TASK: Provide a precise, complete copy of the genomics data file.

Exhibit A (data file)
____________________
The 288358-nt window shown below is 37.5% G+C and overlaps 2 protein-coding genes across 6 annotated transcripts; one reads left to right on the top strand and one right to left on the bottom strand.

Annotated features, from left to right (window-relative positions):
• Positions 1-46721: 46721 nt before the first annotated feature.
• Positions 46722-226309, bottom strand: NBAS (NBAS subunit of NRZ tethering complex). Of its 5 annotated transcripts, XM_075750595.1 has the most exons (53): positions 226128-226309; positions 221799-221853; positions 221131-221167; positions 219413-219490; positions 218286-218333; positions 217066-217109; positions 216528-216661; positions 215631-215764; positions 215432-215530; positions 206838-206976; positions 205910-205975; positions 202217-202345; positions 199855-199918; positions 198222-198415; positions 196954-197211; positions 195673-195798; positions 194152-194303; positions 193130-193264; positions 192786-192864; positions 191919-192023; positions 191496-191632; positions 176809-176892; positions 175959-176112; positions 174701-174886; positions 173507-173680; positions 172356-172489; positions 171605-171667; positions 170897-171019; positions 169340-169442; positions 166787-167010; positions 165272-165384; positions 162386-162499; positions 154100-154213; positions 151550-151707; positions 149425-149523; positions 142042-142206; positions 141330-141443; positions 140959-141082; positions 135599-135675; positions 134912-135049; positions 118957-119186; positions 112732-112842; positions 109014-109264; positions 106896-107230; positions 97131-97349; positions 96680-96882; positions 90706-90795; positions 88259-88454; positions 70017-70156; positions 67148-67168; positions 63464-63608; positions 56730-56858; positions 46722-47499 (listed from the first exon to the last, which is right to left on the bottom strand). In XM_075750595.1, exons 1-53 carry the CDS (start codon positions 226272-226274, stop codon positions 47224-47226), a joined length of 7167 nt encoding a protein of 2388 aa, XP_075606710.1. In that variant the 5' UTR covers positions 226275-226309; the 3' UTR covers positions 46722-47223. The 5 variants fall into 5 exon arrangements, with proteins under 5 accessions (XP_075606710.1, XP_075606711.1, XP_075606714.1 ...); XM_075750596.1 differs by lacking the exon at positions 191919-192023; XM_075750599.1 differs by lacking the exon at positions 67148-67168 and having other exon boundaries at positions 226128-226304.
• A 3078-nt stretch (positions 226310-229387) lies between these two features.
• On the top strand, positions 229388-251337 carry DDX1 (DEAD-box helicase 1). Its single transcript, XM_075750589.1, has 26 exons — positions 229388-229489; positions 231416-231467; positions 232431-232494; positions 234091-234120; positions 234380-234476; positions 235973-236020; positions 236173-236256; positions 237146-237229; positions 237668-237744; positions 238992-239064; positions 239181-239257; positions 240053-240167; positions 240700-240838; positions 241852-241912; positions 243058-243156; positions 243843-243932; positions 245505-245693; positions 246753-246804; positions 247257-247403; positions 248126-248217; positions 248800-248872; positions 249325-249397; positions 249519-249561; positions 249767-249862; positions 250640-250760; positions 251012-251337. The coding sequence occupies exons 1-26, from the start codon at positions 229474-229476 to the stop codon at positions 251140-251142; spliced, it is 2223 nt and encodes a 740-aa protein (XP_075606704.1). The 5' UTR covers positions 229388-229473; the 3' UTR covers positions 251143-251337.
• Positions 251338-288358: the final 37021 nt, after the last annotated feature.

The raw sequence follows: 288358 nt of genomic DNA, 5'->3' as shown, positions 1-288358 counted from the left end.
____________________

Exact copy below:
The 288358-nt window shown below is 37.5% G+C and overlaps 2 protein-coding genes across 6 annotated transcripts; one reads left to right on the top strand and one right to left on the bottom strand.

Annotated features, from left to right (window-relative positions):
• Positions 1-46721: 46721 nt before the first annotated feature.
• Positions 46722-226309, bottom strand: NBAS (NBAS subunit of NRZ tethering complex). Of its 5 annotated transcripts, XM_075750595.1 has the most exons (53): positions 226128-226309; positions 221799-221853; positions 221131-221167; positions 219413-219490; positions 218286-218333; positions 217066-217109; positions 216528-216661; positions 215631-215764; positions 215432-215530; positions 206838-206976; positions 205910-205975; positions 202217-202345; positions 199855-199918; positions 198222-198415; positions 196954-197211; positions 195673-195798; positions 194152-194303; positions 193130-193264; positions 192786-192864; positions 191919-192023; positions 191496-191632; positions 176809-176892; positions 175959-176112; positions 174701-174886; positions 173507-173680; positions 172356-172489; positions 171605-171667; positions 170897-171019; positions 169340-169442; positions 166787-167010; positions 165272-165384; positions 162386-162499; positions 154100-154213; positions 151550-151707; positions 149425-149523; positions 142042-142206; positions 141330-141443; positions 140959-141082; positions 135599-135675; positions 134912-135049; positions 118957-119186; positions 112732-112842; positions 109014-109264; positions 106896-107230; positions 97131-97349; positions 96680-96882; positions 90706-90795; positions 88259-88454; positions 70017-70156; positions 67148-67168; positions 63464-63608; positions 56730-56858; positions 46722-47499 (listed from the first exon to the last, which is right to left on the bottom strand). In XM_075750595.1, exons 1-53 carry the CDS (start codon positions 226272-226274, stop codon positions 47224-47226), a joined length of 7167 nt encoding a protein of 2388 aa, XP_075606710.1. In that variant the 5' UTR covers positions 226275-226309; the 3' UTR covers positions 46722-47223. The 5 variants fall into 5 exon arrangements, with proteins under 5 accessions (XP_075606710.1, XP_075606711.1, XP_075606714.1 ...); XM_075750596.1 differs by lacking the exon at positions 191919-192023; XM_075750599.1 differs by lacking the exon at positions 67148-67168 and having other exon boundaries at positions 226128-226304.
• A 3078-nt stretch (positions 226310-229387) lies between these two features.
• On the top strand, positions 229388-251337 carry DDX1 (DEAD-box helicase 1). Its single transcript, XM_075750589.1, has 26 exons — positions 229388-229489; positions 231416-231467; positions 232431-232494; positions 234091-234120; positions 234380-234476; positions 235973-236020; positions 236173-236256; positions 237146-237229; positions 237668-237744; positions 238992-239064; positions 239181-239257; positions 240053-240167; positions 240700-240838; positions 241852-241912; positions 243058-243156; positions 243843-243932; positions 245505-245693; positions 246753-246804; positions 247257-247403; positions 248126-248217; positions 248800-248872; positions 249325-249397; positions 249519-249561; positions 249767-249862; positions 250640-250760; positions 251012-251337. The coding sequence occupies exons 1-26, from the start codon at positions 229474-229476 to the stop codon at positions 251140-251142; spliced, it is 2223 nt and encodes a 740-aa protein (XP_075606704.1). The 5' UTR covers positions 229388-229473; the 3' UTR covers positions 251143-251337.
• Positions 251338-288358: the final 37021 nt, after the last annotated feature.

The raw sequence follows: 288358 nt of genomic DNA, 5'->3' as shown, positions 1-288358 counted from the left end.